Entex Video Space Battle, Video Space Force and Video Turtles (DVG II series)
(1982, LCD, 4 C batteries, Model# 3077, 3080, 3081)
Case designed by Ortega Orr / Ron Chesley
Electronics designed and programmed by Rick Dyer & AMS
Not quite a self-contained handheld, but these look really neat (and Id love to get one). This was apparently Entexs answer to Atari and such, what you see in the picture is the complete game, you just plug it into your TV and off you go. At least 3 were planned (Video Space Battle (like Space Invaders, seen on the TV here, Video Space Force (Asteroids clone) and Video Turtles). Entex made about 100 of each of these. Im not sure if these were for focus groups/internal testing, or if they were sold in store in test-markets. Either way, they were unpopular and are thus extremely rare, and if they were only used internally, theres a good chance most (if not all) of them were destroyed. This picture is from the 1982 Entex dealer catalog.
Gameroom Tele-Pong es un pong fabricado por Entex Industries en 1976.Es en blanco y negro y dispone de marcador manual en la propia maquina.
Entex Tele-pong (3047)
Binatone la comercializo como TV Game Unit (model n° 01 / 4990)
Elementos internos GAMES one (pong)
Mandos 4 built-in knobs. Two for each player (vertical & horizontal movement ?)
Puntuacion On the system himself
Colores Black & white
Tamaño/Peso W 182mm x L 345mm x H 84mm / 1.5 Kg
Puertos de entrada/salida RF TV video output (channel 3 or 4)
Pilas 4 x 1.5V
Fuente de alimentación Superior limit DC-6.3V, Inferior limit DC 5.5V
So, what the heck is it? From Jeff Adventurevisions correspondence with the owner of Entex (with an interesting digression):
MAC Was a computor for children intoduced before MS DOS .
Entex made the first MSDOS computor
called Envision before IBM but had to remove it from the market as the
gurus predicted PCs had no future.
This would have been true if the phone cos had been on the ball with an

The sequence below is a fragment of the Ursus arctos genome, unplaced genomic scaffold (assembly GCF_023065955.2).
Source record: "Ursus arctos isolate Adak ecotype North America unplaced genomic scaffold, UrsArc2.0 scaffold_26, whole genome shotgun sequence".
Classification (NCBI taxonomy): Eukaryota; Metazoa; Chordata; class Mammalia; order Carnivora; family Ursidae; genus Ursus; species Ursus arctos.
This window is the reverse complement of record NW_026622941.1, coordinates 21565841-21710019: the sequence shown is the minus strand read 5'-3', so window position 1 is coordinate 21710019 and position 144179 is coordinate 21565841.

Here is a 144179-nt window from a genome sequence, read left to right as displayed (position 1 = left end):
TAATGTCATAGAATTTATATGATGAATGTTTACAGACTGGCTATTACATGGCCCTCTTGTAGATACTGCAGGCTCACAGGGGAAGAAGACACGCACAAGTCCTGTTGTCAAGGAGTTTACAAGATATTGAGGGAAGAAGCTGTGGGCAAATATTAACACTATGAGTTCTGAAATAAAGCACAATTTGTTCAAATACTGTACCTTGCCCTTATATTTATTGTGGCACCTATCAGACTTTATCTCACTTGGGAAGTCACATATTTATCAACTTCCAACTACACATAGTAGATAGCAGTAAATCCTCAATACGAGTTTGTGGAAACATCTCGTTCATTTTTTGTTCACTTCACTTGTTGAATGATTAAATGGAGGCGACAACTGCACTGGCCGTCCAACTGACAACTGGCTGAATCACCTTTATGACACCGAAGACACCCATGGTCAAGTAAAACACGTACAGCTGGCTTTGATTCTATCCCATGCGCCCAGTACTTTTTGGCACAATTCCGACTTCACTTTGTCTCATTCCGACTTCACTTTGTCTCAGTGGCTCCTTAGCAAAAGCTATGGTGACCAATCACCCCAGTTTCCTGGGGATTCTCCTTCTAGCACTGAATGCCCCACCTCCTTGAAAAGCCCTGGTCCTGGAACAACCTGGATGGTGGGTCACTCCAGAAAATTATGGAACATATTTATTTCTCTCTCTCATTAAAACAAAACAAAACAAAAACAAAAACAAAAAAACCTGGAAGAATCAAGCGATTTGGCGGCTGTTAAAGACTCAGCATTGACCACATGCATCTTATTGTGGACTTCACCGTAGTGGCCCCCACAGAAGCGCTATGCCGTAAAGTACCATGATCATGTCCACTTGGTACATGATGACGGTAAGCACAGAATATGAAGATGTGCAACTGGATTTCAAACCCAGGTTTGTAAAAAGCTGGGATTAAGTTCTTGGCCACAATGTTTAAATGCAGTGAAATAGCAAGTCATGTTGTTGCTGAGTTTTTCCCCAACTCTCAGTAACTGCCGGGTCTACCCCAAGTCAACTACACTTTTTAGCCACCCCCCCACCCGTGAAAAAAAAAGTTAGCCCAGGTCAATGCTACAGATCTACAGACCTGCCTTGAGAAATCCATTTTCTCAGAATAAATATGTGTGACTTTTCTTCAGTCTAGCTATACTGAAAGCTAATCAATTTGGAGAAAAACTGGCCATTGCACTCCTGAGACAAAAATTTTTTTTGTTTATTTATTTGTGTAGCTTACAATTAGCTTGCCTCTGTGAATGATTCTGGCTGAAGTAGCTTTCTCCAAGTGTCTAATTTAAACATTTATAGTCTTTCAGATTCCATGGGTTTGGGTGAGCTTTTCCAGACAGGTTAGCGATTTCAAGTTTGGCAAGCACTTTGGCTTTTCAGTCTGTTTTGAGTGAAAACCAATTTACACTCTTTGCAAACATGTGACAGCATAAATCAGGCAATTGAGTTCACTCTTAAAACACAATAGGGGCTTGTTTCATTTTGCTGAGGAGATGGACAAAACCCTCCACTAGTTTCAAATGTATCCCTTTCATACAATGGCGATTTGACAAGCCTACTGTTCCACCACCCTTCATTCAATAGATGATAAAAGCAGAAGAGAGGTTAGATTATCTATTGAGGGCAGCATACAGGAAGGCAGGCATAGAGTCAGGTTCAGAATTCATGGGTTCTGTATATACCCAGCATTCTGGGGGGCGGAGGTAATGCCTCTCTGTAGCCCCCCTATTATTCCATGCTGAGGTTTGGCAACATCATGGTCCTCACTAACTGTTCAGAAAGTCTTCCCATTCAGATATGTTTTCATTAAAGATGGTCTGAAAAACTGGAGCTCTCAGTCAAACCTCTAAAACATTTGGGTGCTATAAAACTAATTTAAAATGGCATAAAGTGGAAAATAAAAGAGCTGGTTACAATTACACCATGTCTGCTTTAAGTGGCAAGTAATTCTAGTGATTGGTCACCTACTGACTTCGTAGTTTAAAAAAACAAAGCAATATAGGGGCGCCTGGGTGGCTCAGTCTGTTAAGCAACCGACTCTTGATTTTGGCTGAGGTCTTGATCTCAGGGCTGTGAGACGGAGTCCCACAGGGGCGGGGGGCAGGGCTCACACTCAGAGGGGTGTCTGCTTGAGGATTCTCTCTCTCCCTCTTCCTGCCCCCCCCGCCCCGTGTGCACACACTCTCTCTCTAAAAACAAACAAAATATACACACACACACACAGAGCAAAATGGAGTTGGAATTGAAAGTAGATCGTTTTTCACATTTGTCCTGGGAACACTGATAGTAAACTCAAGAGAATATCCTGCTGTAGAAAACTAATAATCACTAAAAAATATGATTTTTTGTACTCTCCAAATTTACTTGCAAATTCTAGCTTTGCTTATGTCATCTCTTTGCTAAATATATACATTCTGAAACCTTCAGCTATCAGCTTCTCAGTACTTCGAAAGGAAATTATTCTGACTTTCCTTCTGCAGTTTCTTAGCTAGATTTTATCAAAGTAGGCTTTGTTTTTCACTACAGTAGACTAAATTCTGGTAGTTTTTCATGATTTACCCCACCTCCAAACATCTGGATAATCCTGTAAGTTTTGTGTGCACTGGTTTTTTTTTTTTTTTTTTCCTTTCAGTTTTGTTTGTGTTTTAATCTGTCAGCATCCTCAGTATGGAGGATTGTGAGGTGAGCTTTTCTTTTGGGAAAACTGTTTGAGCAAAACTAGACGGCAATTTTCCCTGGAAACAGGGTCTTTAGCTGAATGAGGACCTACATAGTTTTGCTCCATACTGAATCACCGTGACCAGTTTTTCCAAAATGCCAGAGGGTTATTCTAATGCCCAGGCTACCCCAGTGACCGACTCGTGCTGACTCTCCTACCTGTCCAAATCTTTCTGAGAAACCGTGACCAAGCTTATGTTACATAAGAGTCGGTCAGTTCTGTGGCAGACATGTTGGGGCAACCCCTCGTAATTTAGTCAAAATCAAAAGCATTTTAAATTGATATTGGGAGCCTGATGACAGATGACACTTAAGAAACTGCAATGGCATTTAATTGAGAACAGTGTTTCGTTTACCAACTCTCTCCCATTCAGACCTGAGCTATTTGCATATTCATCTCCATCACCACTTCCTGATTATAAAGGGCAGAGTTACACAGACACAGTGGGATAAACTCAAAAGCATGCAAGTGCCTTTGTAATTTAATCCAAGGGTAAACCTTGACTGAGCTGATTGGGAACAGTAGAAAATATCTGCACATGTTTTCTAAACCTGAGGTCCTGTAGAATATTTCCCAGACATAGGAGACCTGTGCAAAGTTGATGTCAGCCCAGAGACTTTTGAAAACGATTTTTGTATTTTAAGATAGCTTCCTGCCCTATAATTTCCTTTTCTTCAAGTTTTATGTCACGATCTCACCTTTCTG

advanced web. and the ability to cope with the demand ,which is not yet
the case. This is a very long story.
We tried to create a Lan. in 1972 but the phone lines could not handle
the transmission in many states.
Very best wishes,
Actually, that seems to have little to do with the MAC Im talking about- the goofy red toy.
The programs were on little cards (I guess) and there were no cartridges.
Its native recognizable modes include annoying and obnoxious.
Seriously they include Piano and Organ.
I havent tried very hard to figure out what the other programs are,
but Im sure they involve the mode button, as there seems to be no provision for storage/cartridges.
MAC Computer pic#1
MAC Computer pic#2
MAC Computer screen shot
The screen has both led lights (a 4x4 matrix) and LED calculator type display.
Check out the specs on this bad boy:
Many pre-programmed sub-routines included
Easy-to-read 16 LED display matrix
8-digit fluorescent numeric display
Full 4-function calculator, with memory
TMS 1600 N2LL Micro-processor
TMS 1170 NLHL Micro-processorTMS 1024 NLL Input/Output Expander
6,000 Bytes of ROM
1,024 Bits of RAM
Did you hear that? 6 THOUSAND Bytes of ROM and over 1 THOUSAND Bits of RAM. Wow. Entex was truly ahead of their time. Even Apple wasnt innovative enough to include an Organ/Piano/Off switch on their Macs.
Read more: http://technabob.com/blog/2009/08/30/rare-red-original-mac-computer-on-ebay/#ixzz37jfff8PS
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